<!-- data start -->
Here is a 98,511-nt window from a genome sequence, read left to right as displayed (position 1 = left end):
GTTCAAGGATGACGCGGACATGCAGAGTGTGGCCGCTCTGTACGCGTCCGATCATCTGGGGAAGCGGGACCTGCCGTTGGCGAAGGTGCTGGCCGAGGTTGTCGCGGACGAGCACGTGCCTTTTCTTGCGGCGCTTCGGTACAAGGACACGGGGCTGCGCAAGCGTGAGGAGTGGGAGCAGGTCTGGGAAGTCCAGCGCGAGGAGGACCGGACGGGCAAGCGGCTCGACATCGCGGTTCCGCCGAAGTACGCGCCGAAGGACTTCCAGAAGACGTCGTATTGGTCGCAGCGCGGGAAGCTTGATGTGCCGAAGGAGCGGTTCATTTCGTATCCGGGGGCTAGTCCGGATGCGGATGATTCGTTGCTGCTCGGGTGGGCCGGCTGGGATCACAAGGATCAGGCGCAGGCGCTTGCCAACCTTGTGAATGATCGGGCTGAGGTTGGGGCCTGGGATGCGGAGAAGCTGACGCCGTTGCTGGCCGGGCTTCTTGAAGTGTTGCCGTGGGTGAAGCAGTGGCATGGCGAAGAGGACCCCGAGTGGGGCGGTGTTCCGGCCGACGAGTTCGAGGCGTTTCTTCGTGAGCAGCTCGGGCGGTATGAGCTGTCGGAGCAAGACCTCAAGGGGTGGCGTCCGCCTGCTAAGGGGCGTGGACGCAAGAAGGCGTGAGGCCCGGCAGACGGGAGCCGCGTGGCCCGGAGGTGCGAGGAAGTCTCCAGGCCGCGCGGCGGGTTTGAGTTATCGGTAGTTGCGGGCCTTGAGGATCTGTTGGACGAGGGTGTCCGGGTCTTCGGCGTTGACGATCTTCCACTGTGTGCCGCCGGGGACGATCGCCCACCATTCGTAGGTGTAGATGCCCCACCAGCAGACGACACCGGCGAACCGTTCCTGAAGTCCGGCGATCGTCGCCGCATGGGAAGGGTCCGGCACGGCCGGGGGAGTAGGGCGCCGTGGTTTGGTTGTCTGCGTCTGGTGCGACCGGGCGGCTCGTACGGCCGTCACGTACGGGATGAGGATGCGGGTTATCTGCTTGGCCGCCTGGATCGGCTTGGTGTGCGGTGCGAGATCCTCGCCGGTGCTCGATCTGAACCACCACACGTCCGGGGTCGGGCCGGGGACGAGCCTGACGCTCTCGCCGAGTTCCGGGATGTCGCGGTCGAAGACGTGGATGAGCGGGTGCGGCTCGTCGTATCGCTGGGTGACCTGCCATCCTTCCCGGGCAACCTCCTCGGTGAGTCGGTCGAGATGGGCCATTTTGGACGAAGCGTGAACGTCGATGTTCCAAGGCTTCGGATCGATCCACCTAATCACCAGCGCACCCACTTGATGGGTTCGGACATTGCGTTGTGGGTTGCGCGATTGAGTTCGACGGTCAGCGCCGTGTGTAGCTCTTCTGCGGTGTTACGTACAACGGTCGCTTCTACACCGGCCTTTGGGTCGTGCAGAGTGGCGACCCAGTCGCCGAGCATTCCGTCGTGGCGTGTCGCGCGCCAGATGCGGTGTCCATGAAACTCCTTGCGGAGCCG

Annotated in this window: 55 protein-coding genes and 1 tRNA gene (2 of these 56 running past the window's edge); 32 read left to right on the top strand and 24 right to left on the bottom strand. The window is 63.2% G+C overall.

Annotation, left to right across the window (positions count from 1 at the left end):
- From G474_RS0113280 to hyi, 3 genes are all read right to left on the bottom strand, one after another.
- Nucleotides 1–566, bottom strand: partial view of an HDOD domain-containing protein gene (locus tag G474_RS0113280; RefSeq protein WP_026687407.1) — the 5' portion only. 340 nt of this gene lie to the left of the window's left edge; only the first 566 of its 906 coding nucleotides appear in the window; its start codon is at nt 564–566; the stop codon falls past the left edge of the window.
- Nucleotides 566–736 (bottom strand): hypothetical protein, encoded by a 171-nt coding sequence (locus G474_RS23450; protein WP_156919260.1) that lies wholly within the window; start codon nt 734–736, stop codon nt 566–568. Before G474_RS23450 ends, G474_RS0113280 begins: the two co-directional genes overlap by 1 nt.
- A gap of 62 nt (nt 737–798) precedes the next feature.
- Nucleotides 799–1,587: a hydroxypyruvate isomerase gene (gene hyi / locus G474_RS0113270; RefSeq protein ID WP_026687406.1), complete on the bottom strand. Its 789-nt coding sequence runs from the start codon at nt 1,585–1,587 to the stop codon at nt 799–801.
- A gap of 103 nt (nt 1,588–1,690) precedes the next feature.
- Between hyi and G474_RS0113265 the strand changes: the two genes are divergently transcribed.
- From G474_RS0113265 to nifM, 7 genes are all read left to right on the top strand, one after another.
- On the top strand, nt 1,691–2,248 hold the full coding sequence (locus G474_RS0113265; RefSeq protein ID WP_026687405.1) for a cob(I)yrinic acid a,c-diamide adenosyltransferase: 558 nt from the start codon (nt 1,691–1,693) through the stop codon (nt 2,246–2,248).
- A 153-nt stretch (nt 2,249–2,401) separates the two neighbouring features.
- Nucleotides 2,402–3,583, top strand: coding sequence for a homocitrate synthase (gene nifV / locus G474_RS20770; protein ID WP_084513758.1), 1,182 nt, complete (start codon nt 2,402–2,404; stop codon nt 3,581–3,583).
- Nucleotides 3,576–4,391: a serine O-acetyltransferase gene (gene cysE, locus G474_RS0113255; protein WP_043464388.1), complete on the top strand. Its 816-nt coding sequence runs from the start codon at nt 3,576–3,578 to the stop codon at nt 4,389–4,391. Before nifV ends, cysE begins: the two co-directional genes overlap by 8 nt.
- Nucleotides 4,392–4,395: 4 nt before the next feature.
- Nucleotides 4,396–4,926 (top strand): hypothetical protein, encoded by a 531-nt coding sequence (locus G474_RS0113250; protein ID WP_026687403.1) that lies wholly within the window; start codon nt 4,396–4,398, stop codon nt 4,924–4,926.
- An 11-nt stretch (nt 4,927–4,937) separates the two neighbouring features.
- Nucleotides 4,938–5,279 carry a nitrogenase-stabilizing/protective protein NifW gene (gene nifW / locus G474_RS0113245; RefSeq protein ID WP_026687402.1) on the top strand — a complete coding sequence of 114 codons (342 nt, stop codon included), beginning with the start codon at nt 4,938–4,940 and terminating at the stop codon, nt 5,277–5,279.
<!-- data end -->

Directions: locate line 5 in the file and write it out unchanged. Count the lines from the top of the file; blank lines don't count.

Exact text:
- From G474_RS0113280 to hyi, 3 genes are all read right to left on the bottom strand, one after another.